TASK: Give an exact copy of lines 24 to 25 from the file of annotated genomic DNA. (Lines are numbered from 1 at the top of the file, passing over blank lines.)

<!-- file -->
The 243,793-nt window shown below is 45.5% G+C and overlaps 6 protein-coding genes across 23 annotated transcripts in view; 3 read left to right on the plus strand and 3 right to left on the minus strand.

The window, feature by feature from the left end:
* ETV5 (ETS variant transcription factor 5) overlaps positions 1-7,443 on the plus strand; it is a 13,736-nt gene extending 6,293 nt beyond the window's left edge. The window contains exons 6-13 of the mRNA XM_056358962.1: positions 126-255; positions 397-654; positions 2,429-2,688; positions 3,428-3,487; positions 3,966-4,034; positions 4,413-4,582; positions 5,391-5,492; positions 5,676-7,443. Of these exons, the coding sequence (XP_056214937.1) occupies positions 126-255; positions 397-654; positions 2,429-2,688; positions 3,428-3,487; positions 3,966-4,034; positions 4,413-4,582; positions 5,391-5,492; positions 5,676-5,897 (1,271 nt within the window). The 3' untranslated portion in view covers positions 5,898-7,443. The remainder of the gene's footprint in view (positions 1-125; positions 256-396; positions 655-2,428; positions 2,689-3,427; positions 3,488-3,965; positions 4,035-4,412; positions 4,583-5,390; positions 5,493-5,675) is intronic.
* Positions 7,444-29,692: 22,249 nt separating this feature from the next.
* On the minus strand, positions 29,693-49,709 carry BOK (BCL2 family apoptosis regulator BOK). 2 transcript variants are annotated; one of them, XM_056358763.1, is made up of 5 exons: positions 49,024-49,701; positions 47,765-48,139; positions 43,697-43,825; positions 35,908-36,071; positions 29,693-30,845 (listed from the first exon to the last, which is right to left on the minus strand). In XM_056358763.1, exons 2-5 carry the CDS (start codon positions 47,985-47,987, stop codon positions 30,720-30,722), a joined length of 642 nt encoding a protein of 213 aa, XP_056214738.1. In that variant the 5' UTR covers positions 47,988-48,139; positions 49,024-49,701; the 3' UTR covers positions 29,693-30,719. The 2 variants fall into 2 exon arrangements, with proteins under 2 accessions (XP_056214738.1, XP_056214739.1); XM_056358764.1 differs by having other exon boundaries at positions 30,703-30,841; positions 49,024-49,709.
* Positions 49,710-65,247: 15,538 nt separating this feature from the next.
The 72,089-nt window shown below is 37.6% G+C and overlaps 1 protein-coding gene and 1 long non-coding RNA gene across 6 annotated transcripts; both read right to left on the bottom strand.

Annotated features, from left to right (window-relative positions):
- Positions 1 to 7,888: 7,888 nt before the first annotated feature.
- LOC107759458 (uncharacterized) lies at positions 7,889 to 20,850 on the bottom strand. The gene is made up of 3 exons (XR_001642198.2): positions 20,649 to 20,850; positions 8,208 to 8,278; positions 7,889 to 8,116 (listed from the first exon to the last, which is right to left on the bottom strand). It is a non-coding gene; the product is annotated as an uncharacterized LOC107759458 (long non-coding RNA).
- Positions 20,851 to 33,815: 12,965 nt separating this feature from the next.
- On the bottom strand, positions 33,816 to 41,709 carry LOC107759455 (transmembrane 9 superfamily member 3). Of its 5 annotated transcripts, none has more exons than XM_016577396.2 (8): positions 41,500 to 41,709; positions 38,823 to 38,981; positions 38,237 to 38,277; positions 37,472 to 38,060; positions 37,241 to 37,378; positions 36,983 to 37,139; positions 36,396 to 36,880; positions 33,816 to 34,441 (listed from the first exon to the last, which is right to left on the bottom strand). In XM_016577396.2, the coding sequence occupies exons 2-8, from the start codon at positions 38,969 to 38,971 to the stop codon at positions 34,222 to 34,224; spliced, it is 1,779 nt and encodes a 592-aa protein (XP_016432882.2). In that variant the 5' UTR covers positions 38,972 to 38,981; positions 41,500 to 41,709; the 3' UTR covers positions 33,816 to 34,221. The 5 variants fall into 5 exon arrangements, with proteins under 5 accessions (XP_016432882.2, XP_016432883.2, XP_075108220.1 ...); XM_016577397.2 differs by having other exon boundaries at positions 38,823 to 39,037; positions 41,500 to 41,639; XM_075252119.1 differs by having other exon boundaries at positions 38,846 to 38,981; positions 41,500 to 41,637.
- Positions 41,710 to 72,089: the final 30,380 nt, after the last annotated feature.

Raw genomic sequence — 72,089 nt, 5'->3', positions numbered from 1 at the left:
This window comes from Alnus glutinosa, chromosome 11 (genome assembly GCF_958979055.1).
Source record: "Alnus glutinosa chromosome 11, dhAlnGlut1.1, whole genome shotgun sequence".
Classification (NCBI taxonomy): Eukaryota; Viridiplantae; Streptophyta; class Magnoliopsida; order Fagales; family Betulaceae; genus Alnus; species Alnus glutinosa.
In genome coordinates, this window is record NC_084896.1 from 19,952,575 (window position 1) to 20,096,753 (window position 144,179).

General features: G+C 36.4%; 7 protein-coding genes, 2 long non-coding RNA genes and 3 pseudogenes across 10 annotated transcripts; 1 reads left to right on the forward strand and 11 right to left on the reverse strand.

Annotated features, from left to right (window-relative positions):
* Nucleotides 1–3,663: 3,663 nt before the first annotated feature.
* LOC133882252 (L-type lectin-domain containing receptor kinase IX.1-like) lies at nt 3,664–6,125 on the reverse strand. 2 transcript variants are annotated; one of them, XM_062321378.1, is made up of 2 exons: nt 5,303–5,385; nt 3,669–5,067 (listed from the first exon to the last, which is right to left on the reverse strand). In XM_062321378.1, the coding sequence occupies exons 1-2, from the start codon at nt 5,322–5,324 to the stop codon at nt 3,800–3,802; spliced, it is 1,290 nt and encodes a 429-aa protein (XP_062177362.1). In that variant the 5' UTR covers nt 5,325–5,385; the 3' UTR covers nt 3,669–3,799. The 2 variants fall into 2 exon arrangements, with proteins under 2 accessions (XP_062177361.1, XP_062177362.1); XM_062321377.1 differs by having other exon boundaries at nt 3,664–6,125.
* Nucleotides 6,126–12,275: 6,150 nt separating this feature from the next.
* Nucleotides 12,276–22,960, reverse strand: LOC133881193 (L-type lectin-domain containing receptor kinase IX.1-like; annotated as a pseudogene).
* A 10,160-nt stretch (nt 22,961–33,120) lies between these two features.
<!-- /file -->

* Nucleotides 12,276–22,960, reverse strand: LOC133881193 (L-type lectin-domain containing receptor kinase IX.1-like; annotated as a pseudogene).
* A 10,160-nt stretch (nt 22,961–33,120) lies between these two features.